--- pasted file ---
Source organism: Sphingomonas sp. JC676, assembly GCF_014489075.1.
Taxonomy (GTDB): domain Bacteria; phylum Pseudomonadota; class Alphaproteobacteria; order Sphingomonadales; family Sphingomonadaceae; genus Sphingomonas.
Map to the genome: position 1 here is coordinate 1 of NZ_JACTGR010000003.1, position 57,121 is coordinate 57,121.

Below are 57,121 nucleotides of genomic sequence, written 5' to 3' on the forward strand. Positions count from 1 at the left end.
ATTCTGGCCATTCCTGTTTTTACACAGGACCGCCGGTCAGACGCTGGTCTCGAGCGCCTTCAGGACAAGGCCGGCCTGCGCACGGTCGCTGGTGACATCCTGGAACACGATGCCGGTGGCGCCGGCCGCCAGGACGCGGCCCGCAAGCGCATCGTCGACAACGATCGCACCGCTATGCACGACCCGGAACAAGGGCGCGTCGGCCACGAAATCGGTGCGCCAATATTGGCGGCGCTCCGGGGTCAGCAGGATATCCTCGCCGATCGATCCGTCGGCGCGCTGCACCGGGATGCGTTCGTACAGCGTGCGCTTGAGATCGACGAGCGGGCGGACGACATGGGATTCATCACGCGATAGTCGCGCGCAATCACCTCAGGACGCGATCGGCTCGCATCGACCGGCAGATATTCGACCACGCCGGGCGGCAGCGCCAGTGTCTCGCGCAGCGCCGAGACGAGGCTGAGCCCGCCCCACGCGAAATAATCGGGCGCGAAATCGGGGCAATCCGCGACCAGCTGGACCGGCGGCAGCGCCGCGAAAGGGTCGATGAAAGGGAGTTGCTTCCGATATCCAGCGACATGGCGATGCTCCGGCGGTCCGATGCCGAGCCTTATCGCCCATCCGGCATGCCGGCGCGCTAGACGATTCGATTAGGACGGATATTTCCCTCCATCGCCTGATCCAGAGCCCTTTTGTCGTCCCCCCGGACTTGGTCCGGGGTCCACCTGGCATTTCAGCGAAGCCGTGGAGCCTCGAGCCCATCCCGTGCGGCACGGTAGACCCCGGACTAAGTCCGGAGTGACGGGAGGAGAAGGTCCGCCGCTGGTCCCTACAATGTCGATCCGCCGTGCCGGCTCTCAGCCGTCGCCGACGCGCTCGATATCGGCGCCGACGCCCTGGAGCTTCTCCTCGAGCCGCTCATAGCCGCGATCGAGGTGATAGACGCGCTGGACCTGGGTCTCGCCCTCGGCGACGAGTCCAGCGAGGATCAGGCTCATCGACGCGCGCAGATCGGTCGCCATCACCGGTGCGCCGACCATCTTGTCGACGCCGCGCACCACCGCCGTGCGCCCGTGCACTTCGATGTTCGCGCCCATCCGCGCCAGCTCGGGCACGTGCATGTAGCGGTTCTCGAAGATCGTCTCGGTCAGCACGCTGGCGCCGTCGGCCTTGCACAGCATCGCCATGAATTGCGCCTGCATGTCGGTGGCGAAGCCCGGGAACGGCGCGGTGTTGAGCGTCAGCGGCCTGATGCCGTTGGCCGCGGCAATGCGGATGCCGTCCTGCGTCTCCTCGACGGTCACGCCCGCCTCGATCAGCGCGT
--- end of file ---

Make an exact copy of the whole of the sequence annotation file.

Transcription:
Source organism: Sphingomonas sp. JC676, assembly GCF_014489075.1.
Taxonomy (GTDB): domain Bacteria; phylum Pseudomonadota; class Alphaproteobacteria; order Sphingomonadales; family Sphingomonadaceae; genus Sphingomonas.
Map to the genome: position 1 here is coordinate 1 of NZ_JACTGR010000003.1, position 57,121 is coordinate 57,121.

Below are 57,121 nucleotides of genomic sequence, written 5' to 3' on the forward strand. Positions count from 1 at the left end.
ATTCTGGCCATTCCTGTTTTTACACAGGACCGCCGGTCAGACGCTGGTCTCGAGCGCCTTCAGGACAAGGCCGGCCTGCGCACGGTCGCTGGTGACATCCTGGAACACGATGCCGGTGGCGCCGGCCGCCAGGACGCGGCCCGCAAGCGCATCGTCGACAACGATCGCACCGCTATGCACGACCCGGAACAAGGGCGCGTCGGCCACGAAATCGGTGCGCCAATATTGGCGGCGCTCCGGGGTCAGCAGGATATCCTCGCCGATCGATCCGTCGGCGCGCTGCACCGGGATGCGTTCGTACAGCGTGCGCTTGAGATCGACGAGCGGGCGGACGACATGGGATTCATCACGCGATAGTCGCGCGCAATCACCTCAGGACGCGATCGGCTCGCATCGACCGGCAGATATTCGACCACGCCGGGCGGCAGCGCCAGTGTCTCGCGCAGCGCCGAGACGAGGCTGAGCCCGCCCCACGCGAAATAATCGGGCGCGAAATCGGGGCAATCCGCGACCAGCTGGACCGGCGGCAGCGCCGCGAAAGGGTCGATGAAAGGGAGTTGCTTCCGATATCCAGCGACATGGCGATGCTCCGGCGGTCCGATGCCGAGCCTTATCGCCCATCCGGCATGCCGGCGCGCTAGACGATTCGATTAGGACGGATATTTCCCTCCATCGCCTGATCCAGAGCCCTTTTGTCGTCCCCCCGGACTTGGTCCGGGGTCCACCTGGCATTTCAGCGAAGCCGTGGAGCCTCGAGCCCATCCCGTGCGGCACGGTAGACCCCGGACTAAGTCCGGAGTGACGGGAGGAGAAGGTCCGCCGCTGGTCCCTACAATGTCGATCCGCCGTGCCGGCTCTCAGCCGTCGCCGACGCGCTCGATATCGGCGCCGACGCCCTGGAGCTTCTCCTCGAGCCGCTCATAGCCGCGATCGAGGTGATAGACGCGCTGGACCTGGGTCTCGCCCTCGGCGACGAGTCCAGCGAGGATCAGGCTCATCGACGCGCGCAGATCGGTCGCCATCACCGGTGCGCCGACCATCTTGTCGACGCCGCGCACCACCGCCGTGCGCCCGTGCACTTCGATGTTCGCGCCCATCCGCGCCAGCTCGGGCACGTGCATGTAGCGGTTCTCGAAGATCGTCTCGGTCAGCACGCTGGCGCCGTCGGCCTTGCACAGCATCGCCATGAATTGCGCCTGCATGTCGGTGGCGAAGCCCGGGAACGGCGCGGTGTTGAGCGTCAGCGGCCTGATGCCGTTGGCCGCGGCAATGCGGATGCCGTCCTGCGTCTCCTCGACGGTCACGCCCGCCTCGATCAGCGCGT